Business Exit Strategies5 – Canada Visa IN
Exit strategies for a Canadian startup company initial public offering (IPO), improved access to capital, enchased corporate image, incentives to management and employees, improved liquidity and exit strategies, loss of confidentiality, increased expenses, liability exposure, dilution of ownership, loss of control, logistics of IPO, sale merger, bankruptcy

Exit Strategies for a Canadian startup company

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Exit Strategies for Canadian Startup Business (Page 5)



DISCLAIMER The information provided here is of a general nature and may not apply to any specific or particular situation. It is not to be considered as a legal advice nor presumed to be indefinitely up to date.


6. Bankruptcy


Sixty percent of venture funded startup companies go bankrupt. For some startups, a restart will rejuvenate the enterprise; for others bankruptcy will be the endgame. Two types of bankruptcy apply to corporations ?a bankruptcy and reorganization. In a bankruptcy proceeding, a debtor company's assets are identified and the business liquidates by selling the assets to pay outstanding debts. The law of Ontario provides creditors with number of mechanisms by which they can take unilateral steps to recover payment of debts owned to them.


If the creditor is unsecured, the first of these steps is the proof of the debt through a judgment of the Court or through the proof of claim procedures created by statues, both provincial and federal, for protection of creditors rights. If a judgment is obtained, the Rules of Civil Procedure provide a judgment creditor with mechanisms by which assets of a startup may be sized by the sheriff and sold to satisfy the judgment. Other provisions of the Rules permit garnishment, which is a mechanism by which payments of amounts owing by third parties to the debtor may be intercepted by the sheriff and distributed to the debtor’s creditors. If the creditor is secured, it may usually take steps to seize the assets which are subject to the security without first obtaining a judgment or order of the Court. Secured creditors also have the right to sell the assets subject to their security (collateral) without the intervention of the court or any Court official such as Sheriff. The security that the secured creditor holds gives it a “power of sale?over the collateral. The proceeds of sale realized pursuant to this power are available exclusively to those creditors who have security rights in the collateral in the order of priority determined by federal or provincial legislation governing secured creditors?rights and remedies.


However, for many startups, few tangible assets exist. Office space is often leased, as are furniture, equipment, and computers.  More often than not, the most valuable assets are the intangibles of the company ?its intellectual property. This may include everything from patents to customer lists to domain names. To have any hope of recovery, creditors need to have done their due diligence to establish that a startup actually owns its intellectual property. If, instead, a startup is merely a licensee, recent court cases have given the licensor a tremendous amount of power in the resolution of the bankruptcy proceedings. Also, valuing intangible assets often proves more difficult than identifying them.  The intellectual property's value will be less than investors have invested and lower than the debtor's initial valuation. Traditional intellectual property and other assets will be easier to value than the technologies, websites, and other intangibles of startup companies.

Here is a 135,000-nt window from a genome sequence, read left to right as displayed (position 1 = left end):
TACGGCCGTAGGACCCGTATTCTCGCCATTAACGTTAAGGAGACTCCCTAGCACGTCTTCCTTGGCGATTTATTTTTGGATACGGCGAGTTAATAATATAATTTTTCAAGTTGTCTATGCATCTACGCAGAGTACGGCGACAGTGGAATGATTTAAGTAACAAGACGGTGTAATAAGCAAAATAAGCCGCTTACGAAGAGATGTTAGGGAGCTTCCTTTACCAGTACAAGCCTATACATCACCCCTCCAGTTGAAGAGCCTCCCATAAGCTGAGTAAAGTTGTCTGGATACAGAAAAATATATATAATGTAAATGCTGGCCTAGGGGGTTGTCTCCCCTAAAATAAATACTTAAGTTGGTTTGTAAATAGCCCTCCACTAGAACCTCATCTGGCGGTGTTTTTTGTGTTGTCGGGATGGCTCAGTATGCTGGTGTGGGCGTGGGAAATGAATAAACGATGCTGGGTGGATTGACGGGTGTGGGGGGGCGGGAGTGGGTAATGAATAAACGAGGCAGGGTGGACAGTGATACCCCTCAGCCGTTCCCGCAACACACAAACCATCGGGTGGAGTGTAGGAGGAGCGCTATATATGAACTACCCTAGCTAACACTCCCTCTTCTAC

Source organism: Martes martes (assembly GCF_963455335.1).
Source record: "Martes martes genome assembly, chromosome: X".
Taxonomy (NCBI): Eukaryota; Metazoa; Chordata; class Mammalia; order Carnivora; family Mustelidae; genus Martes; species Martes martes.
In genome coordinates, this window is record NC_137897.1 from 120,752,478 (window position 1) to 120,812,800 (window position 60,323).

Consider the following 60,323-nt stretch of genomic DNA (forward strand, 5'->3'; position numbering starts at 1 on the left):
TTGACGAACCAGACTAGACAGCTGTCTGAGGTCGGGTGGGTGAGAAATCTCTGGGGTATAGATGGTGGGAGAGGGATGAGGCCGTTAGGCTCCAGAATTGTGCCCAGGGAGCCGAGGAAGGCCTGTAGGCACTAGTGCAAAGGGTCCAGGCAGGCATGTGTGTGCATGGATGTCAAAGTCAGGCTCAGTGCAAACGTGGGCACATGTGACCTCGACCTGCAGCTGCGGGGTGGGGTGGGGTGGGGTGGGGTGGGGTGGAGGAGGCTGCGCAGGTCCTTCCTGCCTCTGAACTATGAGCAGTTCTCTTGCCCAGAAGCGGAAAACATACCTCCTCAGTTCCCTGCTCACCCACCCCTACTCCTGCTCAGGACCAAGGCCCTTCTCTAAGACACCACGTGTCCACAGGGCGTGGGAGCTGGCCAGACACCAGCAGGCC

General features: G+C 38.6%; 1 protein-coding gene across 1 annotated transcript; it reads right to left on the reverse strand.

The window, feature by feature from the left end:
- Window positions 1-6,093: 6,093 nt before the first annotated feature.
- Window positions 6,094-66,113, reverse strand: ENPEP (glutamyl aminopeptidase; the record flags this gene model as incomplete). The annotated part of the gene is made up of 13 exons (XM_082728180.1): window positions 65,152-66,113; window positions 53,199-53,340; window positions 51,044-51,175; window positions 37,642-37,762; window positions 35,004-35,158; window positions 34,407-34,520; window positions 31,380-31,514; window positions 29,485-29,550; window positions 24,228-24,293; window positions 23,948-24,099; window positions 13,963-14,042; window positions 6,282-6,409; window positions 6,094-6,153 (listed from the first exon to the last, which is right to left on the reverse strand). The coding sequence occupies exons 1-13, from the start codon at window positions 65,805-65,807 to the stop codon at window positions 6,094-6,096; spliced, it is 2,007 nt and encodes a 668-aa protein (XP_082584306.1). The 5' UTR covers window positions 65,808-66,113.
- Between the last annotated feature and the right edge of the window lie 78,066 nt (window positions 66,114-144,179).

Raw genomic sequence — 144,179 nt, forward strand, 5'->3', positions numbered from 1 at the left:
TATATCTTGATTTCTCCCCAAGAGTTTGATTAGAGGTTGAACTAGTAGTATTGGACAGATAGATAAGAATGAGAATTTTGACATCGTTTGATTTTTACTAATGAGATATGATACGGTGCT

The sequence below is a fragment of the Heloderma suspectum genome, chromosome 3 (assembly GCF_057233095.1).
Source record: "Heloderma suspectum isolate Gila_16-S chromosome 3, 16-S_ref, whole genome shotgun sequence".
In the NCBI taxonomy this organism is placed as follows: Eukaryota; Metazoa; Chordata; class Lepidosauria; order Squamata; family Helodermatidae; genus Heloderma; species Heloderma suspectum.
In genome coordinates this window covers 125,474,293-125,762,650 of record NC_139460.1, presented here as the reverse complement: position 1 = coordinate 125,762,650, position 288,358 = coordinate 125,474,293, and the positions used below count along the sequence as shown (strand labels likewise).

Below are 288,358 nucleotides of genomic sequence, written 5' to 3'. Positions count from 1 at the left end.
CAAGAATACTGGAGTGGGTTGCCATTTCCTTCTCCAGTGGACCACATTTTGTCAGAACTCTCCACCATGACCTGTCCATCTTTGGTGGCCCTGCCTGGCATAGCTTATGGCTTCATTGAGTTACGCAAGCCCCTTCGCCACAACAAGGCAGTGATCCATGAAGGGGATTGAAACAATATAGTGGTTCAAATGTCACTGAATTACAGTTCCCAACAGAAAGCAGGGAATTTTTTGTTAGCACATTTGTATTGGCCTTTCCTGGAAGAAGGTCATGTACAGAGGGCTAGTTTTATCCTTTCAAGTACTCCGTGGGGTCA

A reorganization proceeding allows a company to restructure its debts and continue business by reaching a compromise among the debtor company and its creditors which would permit the debtor company to carry part or all of its business. Debt restructuring may be achieved through direct settlement made with each of the affected creditors. Alternatively, a debtor or, in some limited circumstances, a creditor may initiate formal proceedings by filing a restructuring proposal under the Bankruptcy Act. Formal restructuring proceedings have the advantage of binding dissenting creditors to the plan or proposal in their class of votes in faivour of the plan in the required majorities and the Court approves or sanctions the proposal or arrangement. A restructuring protects a company from creditor claims while permitting the company to operate and work to become leaner and more efficient.  While theoretically possible, this is not easily accomplished for most financially strapped startup companies. Without a source of capital, nothing remains to sustain the company while it reorganizes. For most startups, reorganization is an impossible dream. There's no money left, no revenue stream, no business plan to lead the company to profit, no employees left and therefore nothing to restructure. Indeed, with many startups in distress, there is little reason for creditors to forebear or meet to hammer out a restructuring plan.


While startups in bankruptcy create a whole new set of legal hurdles, they do at least provide creditors with some voice. Once bankruptcy proceedings begin, the startup will need court or creditor approval before burning capital. At the same time, startup bankruptcies have fueled a new cottage industry: selling on the Internet the assets of companies in bankruptcy. estimates that twenty five percent of the assets it liquidates come from startup companies.